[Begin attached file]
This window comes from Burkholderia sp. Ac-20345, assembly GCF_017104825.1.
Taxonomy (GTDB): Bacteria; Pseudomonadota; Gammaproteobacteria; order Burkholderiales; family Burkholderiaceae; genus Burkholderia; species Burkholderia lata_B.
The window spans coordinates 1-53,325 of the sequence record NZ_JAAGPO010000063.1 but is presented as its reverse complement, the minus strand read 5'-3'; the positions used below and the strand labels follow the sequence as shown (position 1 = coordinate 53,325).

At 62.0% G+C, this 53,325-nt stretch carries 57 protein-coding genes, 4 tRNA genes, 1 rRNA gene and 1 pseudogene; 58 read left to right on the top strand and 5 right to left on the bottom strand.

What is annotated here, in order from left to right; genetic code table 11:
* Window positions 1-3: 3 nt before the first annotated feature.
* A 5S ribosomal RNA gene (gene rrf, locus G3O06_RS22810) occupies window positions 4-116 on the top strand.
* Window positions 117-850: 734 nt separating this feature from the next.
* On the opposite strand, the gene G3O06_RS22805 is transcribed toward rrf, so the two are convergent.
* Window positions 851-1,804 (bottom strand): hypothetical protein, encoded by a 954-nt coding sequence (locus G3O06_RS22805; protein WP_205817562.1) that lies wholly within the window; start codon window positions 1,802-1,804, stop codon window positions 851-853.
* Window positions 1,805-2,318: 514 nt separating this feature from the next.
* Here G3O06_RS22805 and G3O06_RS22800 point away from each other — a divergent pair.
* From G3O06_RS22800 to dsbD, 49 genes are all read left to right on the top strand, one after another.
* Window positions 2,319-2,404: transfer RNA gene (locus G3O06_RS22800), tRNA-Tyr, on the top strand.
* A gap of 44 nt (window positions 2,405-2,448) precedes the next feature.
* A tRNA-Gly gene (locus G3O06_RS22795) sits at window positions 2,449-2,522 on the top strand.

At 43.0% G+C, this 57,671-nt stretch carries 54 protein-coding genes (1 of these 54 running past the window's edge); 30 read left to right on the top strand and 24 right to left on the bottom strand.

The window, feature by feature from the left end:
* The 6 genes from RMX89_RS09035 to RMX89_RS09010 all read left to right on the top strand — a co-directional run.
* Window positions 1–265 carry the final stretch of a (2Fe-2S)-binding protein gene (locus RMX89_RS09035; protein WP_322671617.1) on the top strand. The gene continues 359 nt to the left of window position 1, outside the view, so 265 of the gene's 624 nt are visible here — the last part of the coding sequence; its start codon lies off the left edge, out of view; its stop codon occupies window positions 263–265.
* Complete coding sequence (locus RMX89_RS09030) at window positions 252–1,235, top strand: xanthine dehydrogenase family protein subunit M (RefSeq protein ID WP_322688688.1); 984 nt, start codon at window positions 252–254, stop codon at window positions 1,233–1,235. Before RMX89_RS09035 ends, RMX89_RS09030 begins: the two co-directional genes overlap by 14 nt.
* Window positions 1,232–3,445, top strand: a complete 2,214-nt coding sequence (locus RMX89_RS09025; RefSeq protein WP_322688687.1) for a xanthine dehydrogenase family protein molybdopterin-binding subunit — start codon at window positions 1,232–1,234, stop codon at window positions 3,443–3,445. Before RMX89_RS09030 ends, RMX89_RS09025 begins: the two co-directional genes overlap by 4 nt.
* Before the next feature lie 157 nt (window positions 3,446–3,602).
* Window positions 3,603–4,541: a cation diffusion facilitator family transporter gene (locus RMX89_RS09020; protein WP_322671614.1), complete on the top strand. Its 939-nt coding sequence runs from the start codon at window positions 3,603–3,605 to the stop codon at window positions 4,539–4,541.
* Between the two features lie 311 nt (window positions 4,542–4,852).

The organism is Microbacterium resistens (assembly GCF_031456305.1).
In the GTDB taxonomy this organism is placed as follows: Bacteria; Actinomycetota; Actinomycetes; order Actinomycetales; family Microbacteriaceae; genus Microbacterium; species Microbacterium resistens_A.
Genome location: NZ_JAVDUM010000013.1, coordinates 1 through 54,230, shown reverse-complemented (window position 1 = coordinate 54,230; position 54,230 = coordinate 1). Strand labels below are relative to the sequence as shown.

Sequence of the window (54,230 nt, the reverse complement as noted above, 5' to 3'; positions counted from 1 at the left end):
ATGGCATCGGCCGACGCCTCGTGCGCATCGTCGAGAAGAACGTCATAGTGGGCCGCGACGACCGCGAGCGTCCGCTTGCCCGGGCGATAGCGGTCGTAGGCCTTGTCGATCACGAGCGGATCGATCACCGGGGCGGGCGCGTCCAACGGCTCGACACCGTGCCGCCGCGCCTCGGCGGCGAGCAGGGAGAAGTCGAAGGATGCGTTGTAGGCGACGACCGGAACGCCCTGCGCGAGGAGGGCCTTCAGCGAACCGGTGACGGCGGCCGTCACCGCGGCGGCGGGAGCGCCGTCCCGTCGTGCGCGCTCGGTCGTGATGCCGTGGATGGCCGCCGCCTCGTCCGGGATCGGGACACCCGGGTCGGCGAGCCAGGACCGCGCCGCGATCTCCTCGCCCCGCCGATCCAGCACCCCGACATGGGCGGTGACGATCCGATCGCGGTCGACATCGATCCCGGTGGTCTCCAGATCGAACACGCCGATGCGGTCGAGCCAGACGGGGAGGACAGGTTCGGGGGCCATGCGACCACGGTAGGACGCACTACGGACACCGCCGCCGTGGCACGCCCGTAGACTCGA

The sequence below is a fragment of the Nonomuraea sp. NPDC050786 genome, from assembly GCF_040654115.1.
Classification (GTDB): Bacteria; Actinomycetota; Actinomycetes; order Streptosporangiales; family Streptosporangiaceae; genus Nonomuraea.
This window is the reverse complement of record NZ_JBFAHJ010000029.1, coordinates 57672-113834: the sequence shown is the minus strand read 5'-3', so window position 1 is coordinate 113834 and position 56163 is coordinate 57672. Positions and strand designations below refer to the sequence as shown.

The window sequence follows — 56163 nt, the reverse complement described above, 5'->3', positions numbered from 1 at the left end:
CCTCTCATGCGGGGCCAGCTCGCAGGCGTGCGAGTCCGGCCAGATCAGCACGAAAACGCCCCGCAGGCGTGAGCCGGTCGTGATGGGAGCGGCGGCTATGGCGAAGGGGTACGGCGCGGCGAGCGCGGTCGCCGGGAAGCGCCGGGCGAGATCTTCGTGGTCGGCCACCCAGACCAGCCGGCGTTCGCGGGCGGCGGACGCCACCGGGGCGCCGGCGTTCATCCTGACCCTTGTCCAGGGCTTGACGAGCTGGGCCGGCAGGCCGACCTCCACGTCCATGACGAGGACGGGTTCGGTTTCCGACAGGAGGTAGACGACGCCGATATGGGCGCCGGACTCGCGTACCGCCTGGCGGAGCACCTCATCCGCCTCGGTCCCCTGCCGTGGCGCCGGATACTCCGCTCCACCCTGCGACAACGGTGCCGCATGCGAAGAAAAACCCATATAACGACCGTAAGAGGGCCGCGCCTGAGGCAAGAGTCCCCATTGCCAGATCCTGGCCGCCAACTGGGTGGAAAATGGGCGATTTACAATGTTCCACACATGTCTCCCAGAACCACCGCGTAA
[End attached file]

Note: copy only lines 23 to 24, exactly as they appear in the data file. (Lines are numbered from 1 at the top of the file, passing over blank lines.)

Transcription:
* Before the next feature lie 157 nt (window positions 3,446–3,602).
* Window positions 3,603–4,541: a cation diffusion facilitator family transporter gene (locus RMX89_RS09020; protein WP_322671614.1), complete on the top strand. Its 939-nt coding sequence runs from the start codon at window positions 3,603–3,605 to the stop codon at window positions 4,539–4,541.